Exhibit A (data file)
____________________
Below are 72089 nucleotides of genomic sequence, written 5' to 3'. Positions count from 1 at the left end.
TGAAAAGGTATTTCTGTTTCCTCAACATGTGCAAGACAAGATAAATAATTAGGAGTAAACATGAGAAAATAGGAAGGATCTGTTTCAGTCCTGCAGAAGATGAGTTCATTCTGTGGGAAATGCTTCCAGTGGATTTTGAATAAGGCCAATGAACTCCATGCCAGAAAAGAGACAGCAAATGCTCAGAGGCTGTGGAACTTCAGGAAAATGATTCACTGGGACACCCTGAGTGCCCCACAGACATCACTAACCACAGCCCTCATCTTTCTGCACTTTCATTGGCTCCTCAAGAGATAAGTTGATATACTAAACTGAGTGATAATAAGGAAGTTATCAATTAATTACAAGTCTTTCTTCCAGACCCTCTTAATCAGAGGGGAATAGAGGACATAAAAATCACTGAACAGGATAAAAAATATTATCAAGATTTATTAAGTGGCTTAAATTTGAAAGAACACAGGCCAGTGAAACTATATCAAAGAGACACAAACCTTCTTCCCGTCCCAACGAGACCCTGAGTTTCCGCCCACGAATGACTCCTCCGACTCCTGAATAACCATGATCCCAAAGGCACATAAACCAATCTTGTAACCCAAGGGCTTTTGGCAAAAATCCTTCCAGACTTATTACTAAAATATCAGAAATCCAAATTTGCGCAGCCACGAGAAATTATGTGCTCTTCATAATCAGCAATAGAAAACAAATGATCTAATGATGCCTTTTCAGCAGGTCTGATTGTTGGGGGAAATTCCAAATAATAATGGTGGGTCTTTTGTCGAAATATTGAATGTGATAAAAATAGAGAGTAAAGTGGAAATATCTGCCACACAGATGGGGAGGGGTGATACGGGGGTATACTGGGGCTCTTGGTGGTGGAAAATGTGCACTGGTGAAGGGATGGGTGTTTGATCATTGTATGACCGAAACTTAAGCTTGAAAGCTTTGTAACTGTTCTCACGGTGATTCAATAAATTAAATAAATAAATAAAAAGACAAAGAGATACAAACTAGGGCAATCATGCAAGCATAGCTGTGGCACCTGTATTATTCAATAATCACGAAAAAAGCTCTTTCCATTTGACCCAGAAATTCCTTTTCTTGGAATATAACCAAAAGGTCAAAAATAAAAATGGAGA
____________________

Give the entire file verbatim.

Below are 72089 nucleotides of genomic sequence, written 5' to 3'. Positions count from 1 at the left end.
TGAAAAGGTATTTCTGTTTCCTCAACATGTGCAAGACAAGATAAATAATTAGGAGTAAACATGAGAAAATAGGAAGGATCTGTTTCAGTCCTGCAGAAGATGAGTTCATTCTGTGGGAAATGCTTCCAGTGGATTTTGAATAAGGCCAATGAACTCCATGCCAGAAAAGAGACAGCAAATGCTCAGAGGCTGTGGAACTTCAGGAAAATGATTCACTGGGACACCCTGAGTGCCCCACAGACATCACTAACCACAGCCCTCATCTTTCTGCACTTTCATTGGCTCCTCAAGAGATAAGTTGATATACTAAACTGAGTGATAATAAGGAAGTTATCAATTAATTACAAGTCTTTCTTCCAGACCCTCTTAATCAGAGGGGAATAGAGGACATAAAAATCACTGAACAGGATAAAAAATATTATCAAGATTTATTAAGTGGCTTAAATTTGAAAGAACACAGGCCAGTGAAACTATATCAAAGAGACACAAACCTTCTTCCCGTCCCAACGAGACCCTGAGTTTCCGCCCACGAATGACTCCTCCGACTCCTGAATAACCATGATCCCAAAGGCACATAAACCAATCTTGTAACCCAAGGGCTTTTGGCAAAAATCCTTCCAGACTTATTACTAAAATATCAGAAATCCAAATTTGCGCAGCCACGAGAAATTATGTGCTCTTCATAATCAGCAATAGAAAACAAATGATCTAATGATGCCTTTTCAGCAGGTCTGATTGTTGGGGGAAATTCCAAATAATAATGGTGGGTCTTTTGTCGAAATATTGAATGTGATAAAAATAGAGAGTAAAGTGGAAATATCTGCCACACAGATGGGGAGGGGTGATACGGGGGTATACTGGGGCTCTTGGTGGTGGAAAATGTGCACTGGTGAAGGGATGGGTGTTTGATCATTGTATGACCGAAACTTAAGCTTGAAAGCTTTGTAACTGTTCTCACGGTGATTCAATAAATTAAATAAATAAATAAAAAGACAAAGAGATACAAACTAGGGCAATCATGCAAGCATAGCTGTGGCACCTGTATTATTCAATAATCACGAAAAAAGCTCTTTCCATTTGACCCAGAAATTCCTTTTCTTGGAATATAACCAAAAGGTCAAAAATAAAAATGGAGA